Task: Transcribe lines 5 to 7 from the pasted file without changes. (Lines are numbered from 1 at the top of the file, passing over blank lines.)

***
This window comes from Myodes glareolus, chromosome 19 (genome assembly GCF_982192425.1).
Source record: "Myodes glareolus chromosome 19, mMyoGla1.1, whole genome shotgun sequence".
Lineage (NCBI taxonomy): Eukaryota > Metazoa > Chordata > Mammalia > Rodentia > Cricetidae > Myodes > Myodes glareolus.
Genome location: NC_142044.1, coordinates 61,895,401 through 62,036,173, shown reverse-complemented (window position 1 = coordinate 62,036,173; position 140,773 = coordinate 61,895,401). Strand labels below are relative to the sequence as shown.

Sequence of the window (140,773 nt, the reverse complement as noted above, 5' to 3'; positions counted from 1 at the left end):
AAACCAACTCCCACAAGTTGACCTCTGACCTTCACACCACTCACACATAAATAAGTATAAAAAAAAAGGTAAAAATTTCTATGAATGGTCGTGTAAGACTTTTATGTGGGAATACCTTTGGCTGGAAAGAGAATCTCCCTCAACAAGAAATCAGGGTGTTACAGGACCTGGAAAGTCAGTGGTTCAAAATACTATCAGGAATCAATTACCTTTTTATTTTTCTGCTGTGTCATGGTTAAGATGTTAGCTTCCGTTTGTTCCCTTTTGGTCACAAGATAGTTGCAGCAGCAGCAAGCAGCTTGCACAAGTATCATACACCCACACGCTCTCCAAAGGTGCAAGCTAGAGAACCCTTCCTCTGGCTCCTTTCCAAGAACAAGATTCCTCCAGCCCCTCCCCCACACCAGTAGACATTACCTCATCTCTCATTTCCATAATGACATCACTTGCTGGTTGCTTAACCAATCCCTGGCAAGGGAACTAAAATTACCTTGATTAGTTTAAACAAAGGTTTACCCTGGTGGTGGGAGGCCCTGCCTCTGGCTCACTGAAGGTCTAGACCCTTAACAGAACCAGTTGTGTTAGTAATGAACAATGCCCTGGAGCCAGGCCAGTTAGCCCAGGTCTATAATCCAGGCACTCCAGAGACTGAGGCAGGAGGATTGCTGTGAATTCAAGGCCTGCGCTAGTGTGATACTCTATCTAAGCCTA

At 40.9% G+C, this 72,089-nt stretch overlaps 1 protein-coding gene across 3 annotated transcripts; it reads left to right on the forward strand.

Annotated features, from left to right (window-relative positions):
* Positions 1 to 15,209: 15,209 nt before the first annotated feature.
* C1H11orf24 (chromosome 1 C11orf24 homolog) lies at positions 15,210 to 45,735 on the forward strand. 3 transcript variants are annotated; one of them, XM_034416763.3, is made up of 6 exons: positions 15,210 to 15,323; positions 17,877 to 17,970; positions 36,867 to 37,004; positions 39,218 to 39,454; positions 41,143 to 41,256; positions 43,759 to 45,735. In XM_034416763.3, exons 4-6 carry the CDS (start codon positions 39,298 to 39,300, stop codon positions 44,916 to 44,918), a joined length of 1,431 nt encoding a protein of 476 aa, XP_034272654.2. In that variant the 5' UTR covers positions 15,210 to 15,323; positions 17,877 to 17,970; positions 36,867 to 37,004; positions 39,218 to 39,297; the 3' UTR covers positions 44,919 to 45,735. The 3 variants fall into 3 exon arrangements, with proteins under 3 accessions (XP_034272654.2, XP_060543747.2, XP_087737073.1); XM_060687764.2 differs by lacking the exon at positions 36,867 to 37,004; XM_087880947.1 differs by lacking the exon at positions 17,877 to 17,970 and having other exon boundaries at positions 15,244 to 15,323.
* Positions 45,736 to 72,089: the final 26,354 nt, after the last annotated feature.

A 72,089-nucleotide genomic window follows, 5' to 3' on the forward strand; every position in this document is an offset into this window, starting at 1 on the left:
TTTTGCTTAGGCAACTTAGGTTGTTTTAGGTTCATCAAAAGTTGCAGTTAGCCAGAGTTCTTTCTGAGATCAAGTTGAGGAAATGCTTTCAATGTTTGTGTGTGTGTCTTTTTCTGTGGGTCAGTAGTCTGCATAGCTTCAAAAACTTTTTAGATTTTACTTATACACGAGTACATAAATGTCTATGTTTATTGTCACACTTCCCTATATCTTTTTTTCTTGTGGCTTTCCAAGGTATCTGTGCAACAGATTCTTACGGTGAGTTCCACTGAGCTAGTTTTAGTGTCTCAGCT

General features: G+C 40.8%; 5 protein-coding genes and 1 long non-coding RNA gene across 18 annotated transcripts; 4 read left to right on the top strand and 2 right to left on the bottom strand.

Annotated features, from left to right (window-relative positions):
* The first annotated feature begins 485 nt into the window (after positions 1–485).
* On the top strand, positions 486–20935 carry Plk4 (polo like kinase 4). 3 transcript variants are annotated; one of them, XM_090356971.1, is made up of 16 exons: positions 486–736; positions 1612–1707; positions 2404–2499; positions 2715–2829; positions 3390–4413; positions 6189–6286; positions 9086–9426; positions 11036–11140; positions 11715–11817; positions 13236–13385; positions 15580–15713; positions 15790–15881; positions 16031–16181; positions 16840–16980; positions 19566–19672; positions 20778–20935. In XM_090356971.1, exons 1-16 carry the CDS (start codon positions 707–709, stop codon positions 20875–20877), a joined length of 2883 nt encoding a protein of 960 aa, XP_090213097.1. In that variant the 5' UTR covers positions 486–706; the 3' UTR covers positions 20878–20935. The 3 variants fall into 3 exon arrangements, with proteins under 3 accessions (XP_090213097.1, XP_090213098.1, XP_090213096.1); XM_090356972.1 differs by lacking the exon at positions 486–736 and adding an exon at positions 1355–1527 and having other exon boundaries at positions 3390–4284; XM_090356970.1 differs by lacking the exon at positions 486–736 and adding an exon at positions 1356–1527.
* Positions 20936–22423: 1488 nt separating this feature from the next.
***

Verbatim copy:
Sequence of the window (140,773 nt, the reverse complement as noted above, 5' to 3'; positions counted from 1 at the left end):
AAACCAACTCCCACAAGTTGACCTCTGACCTTCACACCACTCACACATAAATAAGTATAAAAAAAAAGGTAAAAATTTCTATGAATGGTCGTGTAAGACTTTTATGTGGGAATACCTTTGGCTGGAAAGAGAATCTCCCTCAACAAGAAATCAGGGTGTTACAGGACCTGGAAAGTCAGTGGTTCAAAATACTATCAGGAATCAATTACCTTTTTATTTTTCTGCTGTGTCATGGTTAAGATGTTAGCTTCCGTTTGTTCCCTTTTGGTCACAAGATAGTTGCAGCAGCAGCAAGCAGCTTGCACAAGTATCATACACCCACACGCTCTCCAAAGGTGCAAGCTAGAGAACCCTTCCTCTGGCTCCTTTCCAAGAACAAGATTCCTCCAGCCCCTCCCCCACACCAGTAGACATTACCTCATCTCTCATTTCCATAATGACATCACTTGCTGGTTGCTTAACCAATCCCTGGCAAGGGAACTAAAATTACCTTGATTAGTTTAAACAAAGGTTTACCCTGGTGGTGGGAGGCCCTGCCTCTGGCTCACTGAAGGTCTAGACCCTTAACAGAACCAGTTGTGTTAGTAATGAACAATGCCCTGGAGCCAGGCCAGTTAGCCCAGGTCTATAATCCAGGCACTCCAGAGACTGAGGCAGGAGGATTGCTGTGAATTCAAGGCCTGCGCTAGTGTGATACTCTATCTAAGCCTA

At 40.9% G+C, this 72,089-nt stretch overlaps 1 protein-coding gene across 3 annotated transcripts; it reads left to right on the forward strand.